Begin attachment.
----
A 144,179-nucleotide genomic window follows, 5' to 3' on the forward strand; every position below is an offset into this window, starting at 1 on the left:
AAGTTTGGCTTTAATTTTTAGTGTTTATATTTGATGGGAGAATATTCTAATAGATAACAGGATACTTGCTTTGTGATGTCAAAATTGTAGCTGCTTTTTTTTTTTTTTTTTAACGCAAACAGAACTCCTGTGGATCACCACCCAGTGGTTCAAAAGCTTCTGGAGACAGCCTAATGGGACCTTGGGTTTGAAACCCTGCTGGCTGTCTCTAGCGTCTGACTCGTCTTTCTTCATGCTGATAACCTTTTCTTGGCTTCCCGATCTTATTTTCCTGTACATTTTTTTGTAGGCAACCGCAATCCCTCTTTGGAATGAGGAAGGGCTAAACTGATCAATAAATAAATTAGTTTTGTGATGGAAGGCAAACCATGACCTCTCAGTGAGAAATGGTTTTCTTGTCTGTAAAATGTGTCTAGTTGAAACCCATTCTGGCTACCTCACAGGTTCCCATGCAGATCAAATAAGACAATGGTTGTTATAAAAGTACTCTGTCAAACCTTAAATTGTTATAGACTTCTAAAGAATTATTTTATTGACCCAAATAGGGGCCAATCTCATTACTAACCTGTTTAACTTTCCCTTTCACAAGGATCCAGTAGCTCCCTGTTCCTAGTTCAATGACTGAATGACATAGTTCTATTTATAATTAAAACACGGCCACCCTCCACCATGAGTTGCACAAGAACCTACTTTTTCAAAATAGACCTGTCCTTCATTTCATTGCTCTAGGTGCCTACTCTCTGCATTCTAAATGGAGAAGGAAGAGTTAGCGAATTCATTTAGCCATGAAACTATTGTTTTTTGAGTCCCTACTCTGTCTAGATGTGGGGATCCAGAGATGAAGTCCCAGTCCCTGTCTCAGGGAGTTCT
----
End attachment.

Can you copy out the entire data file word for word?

A 144,179-nucleotide genomic window follows, 5' to 3' on the forward strand; every position below is an offset into this window, starting at 1 on the left:
AAGTTTGGCTTTAATTTTTAGTGTTTATATTTGATGGGAGAATATTCTAATAGATAACAGGATACTTGCTTTGTGATGTCAAAATTGTAGCTGCTTTTTTTTTTTTTTTTTAACGCAAACAGAACTCCTGTGGATCACCACCCAGTGGTTCAAAAGCTTCTGGAGACAGCCTAATGGGACCTTGGGTTTGAAACCCTGCTGGCTGTCTCTAGCGTCTGACTCGTCTTTCTTCATGCTGATAACCTTTTCTTGGCTTCCCGATCTTATTTTCCTGTACATTTTTTTGTAGGCAACCGCAATCCCTCTTTGGAATGAGGAAGGGCTAAACTGATCAATAAATAAATTAGTTTTGTGATGGAAGGCAAACCATGACCTCTCAGTGAGAAATGGTTTTCTTGTCTGTAAAATGTGTCTAGTTGAAACCCATTCTGGCTACCTCACAGGTTCCCATGCAGATCAAATAAGACAATGGTTGTTATAAAAGTACTCTGTCAAACCTTAAATTGTTATAGACTTCTAAAGAATTATTTTATTGACCCAAATAGGGGCCAATCTCATTACTAACCTGTTTAACTTTCCCTTTCACAAGGATCCAGTAGCTCCCTGTTCCTAGTTCAATGACTGAATGACATAGTTCTATTTATAATTAAAACACGGCCACCCTCCACCATGAGTTGCACAAGAACCTACTTTTTCAAAATAGACCTGTCCTTCATTTCATTGCTCTAGGTGCCTACTCTCTGCATTCTAAATGGAGAAGGAAGAGTTAGCGAATTCATTTAGCCATGAAACTATTGTTTTTTGAGTCCCTACTCTGTCTAGATGTGGGGATCCAGAGATGAAGTCCCAGTCCCTGTCTCAGGGAGTTCT